Govt, MISA Malawi Challenge Media on ATI Act

Ndanga has partially hailed the officers as at times are providing some information without being asked Ndanga has partially hailed the officers as at times are providing some information without being asked - file photo

Government and Media Institute of Southern Africa (MISA) Malawi have urged the journalists in the country to understand the provisions in the Access to Information Act so as to know how to request information from the government information officers.

This follows concerns by some media practitioners that the assigned and recruited information officers are taking long to respond to the requests, something which is affecting timeliness of publications.

However, deputy director in the Ministry of Information, Arthur Chipenda told Zodiak Online on Friday that the public or media should always indicate if they are requesting the information under the law or traditionally, and engage further remedies as provided for in the Act once denied the information.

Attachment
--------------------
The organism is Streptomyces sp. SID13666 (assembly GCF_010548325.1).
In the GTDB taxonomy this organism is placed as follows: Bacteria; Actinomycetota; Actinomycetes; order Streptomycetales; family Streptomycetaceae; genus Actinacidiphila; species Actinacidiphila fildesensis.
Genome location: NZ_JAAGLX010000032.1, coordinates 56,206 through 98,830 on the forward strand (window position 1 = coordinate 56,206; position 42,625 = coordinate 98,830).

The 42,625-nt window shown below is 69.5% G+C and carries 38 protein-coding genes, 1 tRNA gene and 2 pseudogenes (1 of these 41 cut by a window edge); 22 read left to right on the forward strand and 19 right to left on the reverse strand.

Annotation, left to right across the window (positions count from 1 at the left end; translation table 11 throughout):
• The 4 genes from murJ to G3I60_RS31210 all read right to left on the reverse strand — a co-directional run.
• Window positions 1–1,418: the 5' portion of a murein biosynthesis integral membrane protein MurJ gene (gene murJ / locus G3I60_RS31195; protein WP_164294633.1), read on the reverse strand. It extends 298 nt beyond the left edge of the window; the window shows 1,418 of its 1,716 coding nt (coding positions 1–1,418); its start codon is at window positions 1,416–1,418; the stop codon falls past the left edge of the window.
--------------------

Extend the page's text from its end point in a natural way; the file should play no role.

"Or even after the information has been denied, the one requesting for the information has the power to seek assistance through the internal review for the institution to reconsider the request. And if the institution continues resisting, the one requesting may go further to lodge a complaint to the Malawi Human Rights Commission (MHRC) or courts," he said.

He added that "this may take some time due to some considerations, but still the media may go through Public Relations Officers which is somehow quicker".

Meanwhile, MISA Malawi Chaiperson, Teresa Ndanga has partially hailed the officers as at times are providing some information without being asked.

However, to strike the balance, Ndanga suggests the need for more orientations for both the media and the officers to familiarise themselves with the law to differentiate how to request and provide the information either under the law or traditional way.

"They need to understand the law itself on what is required of them. And where the information is asked under the Act, follow the provisions that are in the law, otherwise it may be deemed you are denying people information when the law says you should be providing the same.

"On the part of us the journalists , we also need to familiarise ourselves with the law," Ndanga said.

The Act gives the Information Officers 15 days to provide or deny with reasons and the public or the media is free re-apply or appeal.

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